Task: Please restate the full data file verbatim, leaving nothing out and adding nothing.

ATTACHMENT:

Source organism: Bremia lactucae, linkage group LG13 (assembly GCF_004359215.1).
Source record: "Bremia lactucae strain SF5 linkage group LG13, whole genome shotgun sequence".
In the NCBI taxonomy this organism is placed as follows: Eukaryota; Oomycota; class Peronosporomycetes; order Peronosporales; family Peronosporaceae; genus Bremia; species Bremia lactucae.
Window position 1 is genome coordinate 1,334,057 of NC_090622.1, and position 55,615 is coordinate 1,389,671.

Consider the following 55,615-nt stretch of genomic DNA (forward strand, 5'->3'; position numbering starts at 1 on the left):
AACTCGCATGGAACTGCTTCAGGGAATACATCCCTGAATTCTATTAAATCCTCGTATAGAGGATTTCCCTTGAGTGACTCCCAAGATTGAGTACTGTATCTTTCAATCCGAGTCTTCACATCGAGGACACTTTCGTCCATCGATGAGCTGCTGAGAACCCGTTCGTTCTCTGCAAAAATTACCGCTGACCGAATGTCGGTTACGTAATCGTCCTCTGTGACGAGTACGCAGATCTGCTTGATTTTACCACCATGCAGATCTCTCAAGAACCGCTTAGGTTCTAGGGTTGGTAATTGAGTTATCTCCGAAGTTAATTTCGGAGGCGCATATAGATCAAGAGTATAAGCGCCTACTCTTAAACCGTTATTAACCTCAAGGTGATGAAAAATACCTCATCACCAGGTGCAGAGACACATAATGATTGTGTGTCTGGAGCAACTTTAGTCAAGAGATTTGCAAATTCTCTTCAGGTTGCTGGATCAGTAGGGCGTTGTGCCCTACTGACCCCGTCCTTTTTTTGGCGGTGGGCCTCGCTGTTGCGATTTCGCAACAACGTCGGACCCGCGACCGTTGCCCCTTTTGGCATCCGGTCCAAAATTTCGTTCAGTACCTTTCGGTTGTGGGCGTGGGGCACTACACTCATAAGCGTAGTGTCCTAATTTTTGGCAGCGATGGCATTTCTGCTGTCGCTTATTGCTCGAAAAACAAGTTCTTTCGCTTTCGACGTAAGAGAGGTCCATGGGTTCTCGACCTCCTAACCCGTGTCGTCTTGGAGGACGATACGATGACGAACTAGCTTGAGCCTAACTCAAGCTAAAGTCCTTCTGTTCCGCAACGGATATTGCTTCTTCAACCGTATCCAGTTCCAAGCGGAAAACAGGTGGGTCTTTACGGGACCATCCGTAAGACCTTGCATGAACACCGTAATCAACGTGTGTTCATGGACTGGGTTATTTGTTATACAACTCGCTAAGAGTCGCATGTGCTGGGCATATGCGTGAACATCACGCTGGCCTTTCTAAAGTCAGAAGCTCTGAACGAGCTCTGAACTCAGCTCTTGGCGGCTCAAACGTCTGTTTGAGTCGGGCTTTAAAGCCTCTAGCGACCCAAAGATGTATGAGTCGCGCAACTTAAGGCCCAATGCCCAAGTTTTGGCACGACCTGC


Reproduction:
Source organism: Bremia lactucae, linkage group LG13 (assembly GCF_004359215.1).
Source record: "Bremia lactucae strain SF5 linkage group LG13, whole genome shotgun sequence".
In the NCBI taxonomy this organism is placed as follows: Eukaryota; Oomycota; class Peronosporomycetes; order Peronosporales; family Peronosporaceae; genus Bremia; species Bremia lactucae.
Window position 1 is genome coordinate 1,334,057 of NC_090622.1, and position 55,615 is coordinate 1,389,671.

Consider the following 55,615-nt stretch of genomic DNA (forward strand, 5'->3'; position numbering starts at 1 on the left):
AACTCGCATGGAACTGCTTCAGGGAATACATCCCTGAATTCTATTAAATCCTCGTATAGAGGATTTCCCTTGAGTGACTCCCAAGATTGAGTACTGTATCTTTCAATCCGAGTCTTCACATCGAGGACACTTTCGTCCATCGATGAGCTGCTGAGAACCCGTTCGTTCTCTGCAAAAATTACCGCTGACCGAATGTCGGTTACGTAATCGTCCTCTGTGACGAGTACGCAGATCTGCTTGATTTTACCACCATGCAGATCTCTCAAGAACCGCTTAGGTTCTAGGGTTGGTAATTGAGTTATCTCCGAAGTTAATTTCGGAGGCGCATATAGATCAAGAGTATAAGCGCCTACTCTTAAACCGTTATTAACCTCAAGGTGATGAAAAATACCTCATCACCAGGTGCAGAGACACATAATGATTGTGTGTCTGGAGCAACTTTAGTCAAGAGATTTGCAAATTCTCTTCAGGTTGCTGGATCAGTAGGGCGTTGTGCCCTACTGACCCCGTCCTTTTTTTGGCGGTGGGCCTCGCTGTTGCGATTTCGCAACAACGTCGGACCCGCGACCGTTGCCCCTTTTGGCATCCGGTCCAAAATTTCGTTCAGTACCTTTCGGTTGTGGGCGTGGGGCACTACACTCATAAGCGTAGTGTCCTAATTTTTGGCAGCGATGGCATTTCTGCTGTCGCTTATTGCTCGAAAAACAAGTTCTTTCGCTTTCGACGTAAGAGAGGTCCATGGGTTCTCGACCTCCTAACCCGTGTCGTCTTGGAGGACGATACGATGACGAACTAGCTTGAGCCTAACTCAAGCTAAAGTCCTTCTGTTCCGCAACGGATATTGCTTCTTCAACCGTATCCAGTTCCAAGCGGAAAACAGGTGGGTCTTTACGGGACCATCCGTAAGACCTTGCATGAACACCGTAATCAACGTGTGTTCATGGACTGGGTTATTTGTTATACAACTCGCTAAGAGTCGCATGTGCTGGGCATATGCGTGAACATCACGCTGGCCTTTCTAAAGTCAGAAGCTCTGAACGAGCTCTGAACTCAGCTCTTGGCGGCTCAAACGTCTGTTTGAGTCGGGCTTTAAAGCCTCTAGCGACCCAAAGATGTATGAGTCGCGCAACTTAAGGCCCAATGCCCAAGTTTTGGCACGACCTGC